Venser followed the white-clad woman’s gaze. Far off, over the heat-bent air, a form was clearly visible. As they watched, it lumbered and jerked closer on four sprawled legs. As they watched, the thing suddenly came to an abrupt stop and its legs pulled into the main body. A tube came out of the top and turned until it was pointed at the three of them. No sooner than the tube had pointed at them, the creature hopped to its feet again and began scurrying toward them at an alarming speed. They watched it come.

“Is it a machine?” Elspeth said.

“A biomechanical entity, I would think,” Venser said.

“A biomechanical entity,” Koth said in a mocking tone.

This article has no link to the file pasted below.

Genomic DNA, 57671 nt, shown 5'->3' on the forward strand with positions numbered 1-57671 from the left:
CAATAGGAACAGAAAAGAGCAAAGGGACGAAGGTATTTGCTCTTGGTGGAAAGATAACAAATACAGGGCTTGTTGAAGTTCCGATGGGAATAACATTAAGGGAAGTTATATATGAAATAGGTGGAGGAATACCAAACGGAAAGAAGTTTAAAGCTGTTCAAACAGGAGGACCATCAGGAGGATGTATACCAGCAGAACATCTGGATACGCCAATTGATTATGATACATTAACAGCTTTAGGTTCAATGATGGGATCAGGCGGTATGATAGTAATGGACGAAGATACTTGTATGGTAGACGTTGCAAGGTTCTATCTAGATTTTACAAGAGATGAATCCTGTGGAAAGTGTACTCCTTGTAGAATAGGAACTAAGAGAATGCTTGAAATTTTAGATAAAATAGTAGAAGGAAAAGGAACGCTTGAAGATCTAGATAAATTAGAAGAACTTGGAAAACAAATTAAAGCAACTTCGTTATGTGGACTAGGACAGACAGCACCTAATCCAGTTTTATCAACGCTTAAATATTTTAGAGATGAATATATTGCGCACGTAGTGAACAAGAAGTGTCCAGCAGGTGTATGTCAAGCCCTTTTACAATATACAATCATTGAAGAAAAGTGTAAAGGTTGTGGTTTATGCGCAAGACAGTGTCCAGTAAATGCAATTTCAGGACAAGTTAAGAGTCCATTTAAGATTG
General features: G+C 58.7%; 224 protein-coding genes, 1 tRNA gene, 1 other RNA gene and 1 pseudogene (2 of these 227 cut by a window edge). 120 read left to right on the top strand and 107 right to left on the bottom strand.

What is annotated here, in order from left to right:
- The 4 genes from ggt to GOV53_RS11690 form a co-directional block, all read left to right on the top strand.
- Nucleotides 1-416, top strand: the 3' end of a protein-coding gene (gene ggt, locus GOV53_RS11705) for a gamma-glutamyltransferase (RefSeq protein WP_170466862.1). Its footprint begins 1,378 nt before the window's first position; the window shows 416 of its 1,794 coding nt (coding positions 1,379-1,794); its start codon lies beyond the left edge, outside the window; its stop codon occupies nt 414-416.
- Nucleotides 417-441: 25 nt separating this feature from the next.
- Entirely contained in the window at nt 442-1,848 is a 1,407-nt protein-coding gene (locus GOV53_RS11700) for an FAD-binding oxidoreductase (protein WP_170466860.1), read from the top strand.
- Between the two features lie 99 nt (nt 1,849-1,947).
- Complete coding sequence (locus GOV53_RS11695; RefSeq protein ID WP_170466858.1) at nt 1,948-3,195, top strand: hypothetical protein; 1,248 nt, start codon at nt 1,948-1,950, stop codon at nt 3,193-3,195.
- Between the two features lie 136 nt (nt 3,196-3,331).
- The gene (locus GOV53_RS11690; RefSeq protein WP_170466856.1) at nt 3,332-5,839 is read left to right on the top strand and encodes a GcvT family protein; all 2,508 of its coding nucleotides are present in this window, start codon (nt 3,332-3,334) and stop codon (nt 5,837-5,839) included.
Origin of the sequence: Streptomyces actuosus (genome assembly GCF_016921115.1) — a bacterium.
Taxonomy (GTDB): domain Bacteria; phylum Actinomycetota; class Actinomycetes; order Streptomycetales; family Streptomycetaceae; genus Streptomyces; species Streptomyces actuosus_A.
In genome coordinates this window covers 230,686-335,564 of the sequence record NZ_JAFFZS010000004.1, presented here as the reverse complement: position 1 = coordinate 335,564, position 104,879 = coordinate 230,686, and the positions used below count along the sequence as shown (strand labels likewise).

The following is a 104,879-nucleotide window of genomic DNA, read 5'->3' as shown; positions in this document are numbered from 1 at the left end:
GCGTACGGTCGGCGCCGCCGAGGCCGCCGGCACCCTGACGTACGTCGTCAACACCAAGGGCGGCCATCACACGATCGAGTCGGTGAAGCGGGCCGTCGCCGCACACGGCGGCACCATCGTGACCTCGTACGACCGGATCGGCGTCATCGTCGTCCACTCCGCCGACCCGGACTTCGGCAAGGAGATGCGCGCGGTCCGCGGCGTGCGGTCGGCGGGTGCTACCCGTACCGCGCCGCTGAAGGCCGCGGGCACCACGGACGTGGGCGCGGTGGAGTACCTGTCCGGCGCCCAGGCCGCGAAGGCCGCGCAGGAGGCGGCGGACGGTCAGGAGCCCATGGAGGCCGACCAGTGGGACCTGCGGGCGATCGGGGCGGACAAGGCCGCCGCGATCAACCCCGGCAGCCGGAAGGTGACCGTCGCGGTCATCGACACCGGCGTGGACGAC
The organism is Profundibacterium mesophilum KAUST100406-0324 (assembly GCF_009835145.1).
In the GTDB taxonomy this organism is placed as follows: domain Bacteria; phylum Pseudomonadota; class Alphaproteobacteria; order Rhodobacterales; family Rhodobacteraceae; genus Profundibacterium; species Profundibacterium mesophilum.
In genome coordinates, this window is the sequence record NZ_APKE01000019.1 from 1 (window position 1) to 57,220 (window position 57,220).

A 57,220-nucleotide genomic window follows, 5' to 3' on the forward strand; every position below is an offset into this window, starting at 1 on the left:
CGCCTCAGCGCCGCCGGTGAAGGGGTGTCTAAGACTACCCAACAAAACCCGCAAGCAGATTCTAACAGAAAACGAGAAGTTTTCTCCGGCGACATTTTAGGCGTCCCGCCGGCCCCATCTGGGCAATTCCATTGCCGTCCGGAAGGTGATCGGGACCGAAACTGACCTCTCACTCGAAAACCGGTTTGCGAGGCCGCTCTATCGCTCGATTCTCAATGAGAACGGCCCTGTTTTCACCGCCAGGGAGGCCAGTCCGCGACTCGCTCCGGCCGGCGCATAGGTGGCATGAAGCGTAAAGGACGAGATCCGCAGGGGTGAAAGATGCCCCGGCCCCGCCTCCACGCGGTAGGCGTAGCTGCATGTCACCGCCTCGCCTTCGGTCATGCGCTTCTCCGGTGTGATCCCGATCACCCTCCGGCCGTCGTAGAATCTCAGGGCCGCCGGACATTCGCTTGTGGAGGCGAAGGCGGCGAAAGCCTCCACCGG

“What do you think it is?” Venser said.

“You are both fools,” Koth said. “It is an artifact creature.”

“A biomechanical entity, as I said.”

The leveler sped over the dun-colored hill toward them. As it came nearer they could gauge its size better: larger than an average human and double as wide, with a dome-shaped turret on its top that spun with large, spiked metal balls affixed on chains. Its old, jagged metal sides squeaked as it glided across the space between them on small legs.

Venser stepped forward and took a deep breath. When he exhaled, the beds of his fingernails glowed a dull blue. Elspeth drew her sword and Koth fell into a squat. The creature shot directly at Venser, who was farther to the side than the others. Venser put out his hand. As fast as it was moving, the machine came to an abrupt and jarring stop at Venser’s touch, and the balls spinning around its turreted top jerked free and spun away to clatter over the metal hill. The machine stood still.